This page is all about the society including membership, meetings, history, etc.
Membership runs from January to December each year. The cost to join our Society is $10 student $20 Single and $40 Family. Members can participate in all Society productions and will receive a copy of the newsletter. All members over 18 years of age must submit a Working with Children Check to the Membership Registrar for verification.
If you wish to become a member, download, print out and hand in the MEMBERSHIP APPLICATION FORM, or post together with the appropriate membership fee to PO Box 376 Parkes NSW 2870. Please contact the Membership Registrar for any information on becoming a member.
Meetings are held on the 2nd Thursday of every month (unless otherwise noted) and commence at 7.30pm. They are held at the Parkes Little Theatre and are a great opportunity to catch up with friends and provide the chance for you to provide some input into the running of the Society.
Out of any congenial discussion is the possibility of concrete proposals and so it seems the case with the M & D Little Theatre.
George Pittendrigh and Toby Rudolf, teachers at the High School and enthusiastic members of the Society were yarning over a few beers after rehearsals and decided the M & D needed their own place to rehearse, even though the bank balance showed a 16 Pounds deficit. It wasn’t long before Council was approached to build a clubhouse for the Society, little did Council know the clubhouse was to be a fully blown theatre, or so the story goes !!!
After weeks of cleaning bricks, mixing concrete for the foundations, the back grinding effort started to pay off with the walls of the theatre moving skyward, to the delight of members. With the help of tradesman, such as bricklayers, carpenters and plumbers from the Apex Club, the building was completed to the wall plate stage by early 1956, under the supervision of Jack Davis and Bill Robinson, the honorary architect. Unfortunately despite the efforts of members, the money ran out so Council was approached for a grant to roof the theatre and externally finish the building. Council agreed to provide 1,000 pounds, providing two Councillors, Ken Payne and Eric Nash were appointed to the management committee.
At the end of 1957 the Little Theatre was really very basic and unfinished as the Bogan Street side of the Theatre was a temporary fibro wall set back some distance to allow for future extension. The entrance was a set of wooden steps rising to a porch in front of two wide doors which led into the theatre, a not very efficient sound barrier to outside traffic, especially if a truckie parked a load of pigs outside while he had a quickie at the local pub. Another problem was the winter chill, as the doors really let the cold draughts in and at this stage with no heating, overcoats, scarves and warm socks were a necessity. One of our members, Lorraine Bond, an art teacher, painted a colourful pattern of squares on the temporary wall which lasted till the theatre was upgraded in 2000. Lorraine incidently married Bill Soeder, another member of the Society. Also included in the main structure was a small vestibule entrance on the car park side with a basic kitchen adjoining, allowing supper to be provided there or through a servery to the main theatre. Attached to the back of the kitchen were the toilets, used by both the cast and patrons which created a bit of a culture shock for the visitors to be confronted by cast members in full costume having a nervous before going on stage.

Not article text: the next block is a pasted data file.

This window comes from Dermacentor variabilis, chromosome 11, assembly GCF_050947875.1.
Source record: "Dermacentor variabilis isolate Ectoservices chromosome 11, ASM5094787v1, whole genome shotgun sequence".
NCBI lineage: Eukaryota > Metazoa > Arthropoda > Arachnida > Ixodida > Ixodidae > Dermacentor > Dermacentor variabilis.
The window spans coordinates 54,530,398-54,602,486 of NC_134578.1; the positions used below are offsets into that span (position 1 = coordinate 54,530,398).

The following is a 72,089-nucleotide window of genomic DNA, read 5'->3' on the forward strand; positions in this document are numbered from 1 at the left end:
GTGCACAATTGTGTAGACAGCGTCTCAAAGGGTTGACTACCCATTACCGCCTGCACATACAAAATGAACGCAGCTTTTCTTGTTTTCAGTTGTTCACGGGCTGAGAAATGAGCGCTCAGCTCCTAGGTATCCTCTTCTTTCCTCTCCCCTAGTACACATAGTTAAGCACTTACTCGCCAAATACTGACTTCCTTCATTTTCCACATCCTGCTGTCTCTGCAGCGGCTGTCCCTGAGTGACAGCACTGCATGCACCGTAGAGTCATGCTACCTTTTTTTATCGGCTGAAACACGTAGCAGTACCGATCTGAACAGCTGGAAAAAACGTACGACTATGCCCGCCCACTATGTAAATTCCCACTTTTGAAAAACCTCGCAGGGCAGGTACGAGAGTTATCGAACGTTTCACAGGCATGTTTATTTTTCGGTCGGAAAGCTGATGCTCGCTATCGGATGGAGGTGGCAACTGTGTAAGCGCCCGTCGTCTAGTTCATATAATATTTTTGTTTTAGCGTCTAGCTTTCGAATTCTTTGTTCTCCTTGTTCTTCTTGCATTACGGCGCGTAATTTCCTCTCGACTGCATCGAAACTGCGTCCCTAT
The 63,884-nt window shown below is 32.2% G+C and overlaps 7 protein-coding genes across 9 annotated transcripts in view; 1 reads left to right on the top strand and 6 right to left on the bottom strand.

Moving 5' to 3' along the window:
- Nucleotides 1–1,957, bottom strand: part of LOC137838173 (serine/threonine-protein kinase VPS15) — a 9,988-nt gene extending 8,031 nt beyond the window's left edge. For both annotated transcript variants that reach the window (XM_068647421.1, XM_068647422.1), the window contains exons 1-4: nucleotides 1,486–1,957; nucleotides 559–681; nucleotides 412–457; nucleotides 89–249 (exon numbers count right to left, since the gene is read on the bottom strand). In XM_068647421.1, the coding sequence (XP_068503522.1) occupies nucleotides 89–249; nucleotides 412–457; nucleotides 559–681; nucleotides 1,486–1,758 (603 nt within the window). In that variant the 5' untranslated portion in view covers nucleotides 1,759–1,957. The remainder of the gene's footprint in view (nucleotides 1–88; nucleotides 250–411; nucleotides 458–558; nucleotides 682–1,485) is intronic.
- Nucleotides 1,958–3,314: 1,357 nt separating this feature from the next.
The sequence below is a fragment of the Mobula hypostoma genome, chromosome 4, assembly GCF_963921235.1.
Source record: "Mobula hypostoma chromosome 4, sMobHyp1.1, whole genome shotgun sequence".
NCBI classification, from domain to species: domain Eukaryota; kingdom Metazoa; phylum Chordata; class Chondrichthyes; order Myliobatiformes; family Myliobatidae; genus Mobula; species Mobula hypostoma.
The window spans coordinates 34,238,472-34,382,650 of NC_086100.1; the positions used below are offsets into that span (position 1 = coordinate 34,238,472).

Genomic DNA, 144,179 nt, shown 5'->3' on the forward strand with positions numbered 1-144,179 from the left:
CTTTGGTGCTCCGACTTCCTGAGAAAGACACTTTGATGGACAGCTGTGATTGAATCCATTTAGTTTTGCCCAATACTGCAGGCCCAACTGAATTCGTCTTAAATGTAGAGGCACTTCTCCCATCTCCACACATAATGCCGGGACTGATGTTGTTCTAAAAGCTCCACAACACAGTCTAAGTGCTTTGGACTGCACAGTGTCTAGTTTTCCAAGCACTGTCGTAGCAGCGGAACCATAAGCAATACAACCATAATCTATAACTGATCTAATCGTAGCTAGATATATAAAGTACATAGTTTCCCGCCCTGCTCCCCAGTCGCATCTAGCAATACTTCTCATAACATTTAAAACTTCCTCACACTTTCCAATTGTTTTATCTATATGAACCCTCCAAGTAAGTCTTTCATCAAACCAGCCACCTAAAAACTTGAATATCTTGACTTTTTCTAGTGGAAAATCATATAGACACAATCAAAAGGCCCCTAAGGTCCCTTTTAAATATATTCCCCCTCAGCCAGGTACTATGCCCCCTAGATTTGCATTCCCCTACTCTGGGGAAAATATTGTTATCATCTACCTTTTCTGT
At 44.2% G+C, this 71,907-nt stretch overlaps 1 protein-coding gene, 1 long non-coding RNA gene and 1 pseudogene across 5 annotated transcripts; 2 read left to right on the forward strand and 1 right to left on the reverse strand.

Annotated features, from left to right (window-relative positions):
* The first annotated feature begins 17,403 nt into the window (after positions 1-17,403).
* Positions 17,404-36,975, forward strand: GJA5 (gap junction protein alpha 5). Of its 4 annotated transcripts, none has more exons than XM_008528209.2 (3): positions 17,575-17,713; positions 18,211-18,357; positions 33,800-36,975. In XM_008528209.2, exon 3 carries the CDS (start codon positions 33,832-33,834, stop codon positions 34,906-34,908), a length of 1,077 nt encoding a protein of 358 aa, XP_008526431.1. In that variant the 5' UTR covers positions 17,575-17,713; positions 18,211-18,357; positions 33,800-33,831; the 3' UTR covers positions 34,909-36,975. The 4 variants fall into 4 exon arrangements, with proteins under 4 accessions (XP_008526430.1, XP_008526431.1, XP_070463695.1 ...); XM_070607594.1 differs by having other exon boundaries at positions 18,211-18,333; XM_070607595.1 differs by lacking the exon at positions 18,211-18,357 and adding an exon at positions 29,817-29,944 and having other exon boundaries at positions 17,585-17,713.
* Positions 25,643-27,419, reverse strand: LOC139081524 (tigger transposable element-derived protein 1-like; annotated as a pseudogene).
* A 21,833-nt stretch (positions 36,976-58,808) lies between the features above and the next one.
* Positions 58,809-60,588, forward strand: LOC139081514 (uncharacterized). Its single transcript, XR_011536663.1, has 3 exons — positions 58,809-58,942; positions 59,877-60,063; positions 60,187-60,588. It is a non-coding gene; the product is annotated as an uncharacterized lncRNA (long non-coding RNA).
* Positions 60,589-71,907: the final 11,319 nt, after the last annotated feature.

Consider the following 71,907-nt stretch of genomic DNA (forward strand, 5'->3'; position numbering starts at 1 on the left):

by 1960 the Society was debt free and looking to improve and extend the theatre. Up to this time the theatre consisted of the auditorium, a flat floor with individual chairs facing the raised proscenium stage at the western end and if you sat towards the back it required a considerable agility to see the show. The public and members of the various organizations were asked to donate a chair, to help in providing the seating. The stage area was equipped with full width front curtain and backdrop, the only access from the stage was through to the props room which also doubled as the dressing room for the cast both male and female all in together. In the corner of this room perched high on a platform was the lighting operator, freezing in winter and roasting in summer. Jim Carr ably did this job during the early years and was later succeeded by Don McAlpine, who showed quite a talent for the job. Liz Matthews, alias Darlene Dawson, is in the props room preparing to appear in The Quest, note the unique locking system with one of the original chairs.